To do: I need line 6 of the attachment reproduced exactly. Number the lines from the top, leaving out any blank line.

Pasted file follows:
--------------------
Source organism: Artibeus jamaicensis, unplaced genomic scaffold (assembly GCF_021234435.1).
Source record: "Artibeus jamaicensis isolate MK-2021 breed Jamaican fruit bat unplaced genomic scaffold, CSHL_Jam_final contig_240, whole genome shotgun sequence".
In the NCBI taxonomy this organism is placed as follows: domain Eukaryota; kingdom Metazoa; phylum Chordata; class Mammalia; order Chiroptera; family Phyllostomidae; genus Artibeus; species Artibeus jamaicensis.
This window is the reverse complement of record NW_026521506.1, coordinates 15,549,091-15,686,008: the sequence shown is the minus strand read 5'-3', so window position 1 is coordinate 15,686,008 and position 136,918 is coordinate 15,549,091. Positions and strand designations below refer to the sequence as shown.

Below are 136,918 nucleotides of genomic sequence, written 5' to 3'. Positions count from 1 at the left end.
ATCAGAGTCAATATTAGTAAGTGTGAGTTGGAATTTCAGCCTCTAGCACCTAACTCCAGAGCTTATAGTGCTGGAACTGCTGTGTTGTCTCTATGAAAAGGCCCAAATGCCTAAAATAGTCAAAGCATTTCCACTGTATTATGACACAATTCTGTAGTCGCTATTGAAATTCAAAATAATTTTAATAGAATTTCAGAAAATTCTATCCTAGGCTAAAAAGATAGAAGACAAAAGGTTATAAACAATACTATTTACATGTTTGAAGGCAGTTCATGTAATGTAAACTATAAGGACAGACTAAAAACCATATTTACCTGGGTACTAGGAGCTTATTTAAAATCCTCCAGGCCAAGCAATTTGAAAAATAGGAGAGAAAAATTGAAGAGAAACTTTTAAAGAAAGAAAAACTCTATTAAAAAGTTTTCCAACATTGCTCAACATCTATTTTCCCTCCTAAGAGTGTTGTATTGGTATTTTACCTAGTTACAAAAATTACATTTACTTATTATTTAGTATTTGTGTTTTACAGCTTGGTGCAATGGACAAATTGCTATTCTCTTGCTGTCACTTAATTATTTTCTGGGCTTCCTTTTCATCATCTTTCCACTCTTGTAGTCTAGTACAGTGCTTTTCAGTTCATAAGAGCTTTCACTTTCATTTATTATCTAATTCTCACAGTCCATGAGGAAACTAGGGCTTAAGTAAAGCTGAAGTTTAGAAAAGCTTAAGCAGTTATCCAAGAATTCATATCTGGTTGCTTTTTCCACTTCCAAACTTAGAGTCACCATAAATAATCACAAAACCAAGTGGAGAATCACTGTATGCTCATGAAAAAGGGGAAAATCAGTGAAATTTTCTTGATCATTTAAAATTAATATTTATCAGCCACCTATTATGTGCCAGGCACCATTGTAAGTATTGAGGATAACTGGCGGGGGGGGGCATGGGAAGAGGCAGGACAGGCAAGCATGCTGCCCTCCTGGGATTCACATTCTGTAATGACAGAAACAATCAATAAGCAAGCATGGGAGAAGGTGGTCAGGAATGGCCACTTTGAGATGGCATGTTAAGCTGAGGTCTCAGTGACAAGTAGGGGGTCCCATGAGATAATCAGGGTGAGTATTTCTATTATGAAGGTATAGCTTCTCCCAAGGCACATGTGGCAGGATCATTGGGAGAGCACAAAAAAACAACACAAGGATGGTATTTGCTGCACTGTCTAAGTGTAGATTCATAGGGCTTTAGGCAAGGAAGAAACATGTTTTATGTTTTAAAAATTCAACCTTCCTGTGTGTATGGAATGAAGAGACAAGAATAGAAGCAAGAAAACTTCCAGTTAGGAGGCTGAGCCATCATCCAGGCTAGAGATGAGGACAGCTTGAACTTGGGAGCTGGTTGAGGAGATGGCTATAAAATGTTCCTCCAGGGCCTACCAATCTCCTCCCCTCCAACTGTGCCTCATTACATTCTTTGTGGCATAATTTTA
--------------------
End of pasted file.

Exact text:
ATCAGAGTCAATATTAGTAAGTGTGAGTTGGAATTTCAGCCTCTAGCACCTAACTCCAGAGCTTATAGTGCTGGAACTGCTGTGTTGTCTCTATGAAAAGGCCCAAATGCCTAAAATAGTCAAAGCATTTCCACTGTATTATGACACAATTCTGTAGTCGCTATTGAAATTCAAAATAATTTTAATAGAATTTCAGAAAATTCTATCCTAGGCTAAAAAGATAGAAGACAAAAGGTTATAAACAATACTATTTACATGTTTGAAGGCAGTTCATGTAATGTAAACTATAAGGACAGACTAAAAACCATATTTACCTGGGTACTAGGAGCTTATTTAAAATCCTCCAGGCCAAGCAATTTGAAAAATAGGAGAGAAAAATTGAAGAGAAACTTTTAAAGAAAGAAAAACTCTATTAAAAAGTTTTCCAACATTGCTCAACATCTATTTTCCCTCCTAAGAGTGTTGTATTGGTATTTTACCTAGTTACAAAAATTACATTTACTTATTATTTAGTATTTGTGTTTTACAGCTTGGTGCAATGGACAAATTGCTATTCTCTTGCTGTCACTTAATTATTTTCTGGGCTTCCTTTTCATCATCTTTCCACTCTTGTAGTCTAGTACAGTGCTTTTCAGTTCATAAGAGCTTTCACTTTCATTTATTATCTAATTCTCACAGTCCATGAGGAAACTAGGGCTTAAGTAAAGCTGAAGTTTAGAAAAGCTTAAGCAGTTATCCAAGAATTCATATCTGGTTGCTTTTTCCACTTCCAAACTTAGAGTCACCATAAATAATCACAAAACCAAGTGGAGAATCACTGTATGCTCATGAAAAAGGGGAAAATCAGTGAAATTTTCTTGATCATTTAAAATTAATATTTATCAGCCACCTATTATGTGCCAGGCACCATTGTAAGTATTGAGGATAACTGGCGGGGGGGGGCATGGGAAGAGGCAGGACAGGCAAGCATGCTGCCCTCCTGGGATTCACATTCTGTAATGACAGAAACAATCAATAAGCAAGCATGGGAGAAGGTGGTCAGGAATGGCCACTTTGAGATGGCATGTTAAGCTGAGGTCTCAGTGACAAGTAGGGGGTCCCATGAGATAATCAGGGTGAGTATTTCTATTATGAAGGTATAGCTTCTCCCAAGGCACATGTGGCAGGATCATTGGGAGAGCACAAAAAAACAACACAAGGATGGTATTTGCTGCACTGTCTAAGTGTAGATTCATAGGGCTTTAGGCAAGGAAGAAACATGTTTTATGTTTTAAAAATTCAACCTTCCTGTGTGTATGGAATGAAGAGACAAGAATAGAAGCAAGAAAACTTCCAGTTAGGAGGCTGAGCCATCATCCAGGCTAGAGATGAGGACAGCTTGAACTTGGGAGCTGGTTGAGGAGATGGCTATAAAATGTTCCTCCAGGGCCTACCAATCTCCTCCCCTCCAACTGTGCCTCATTACATTCTTTGTGGCATAATTTTA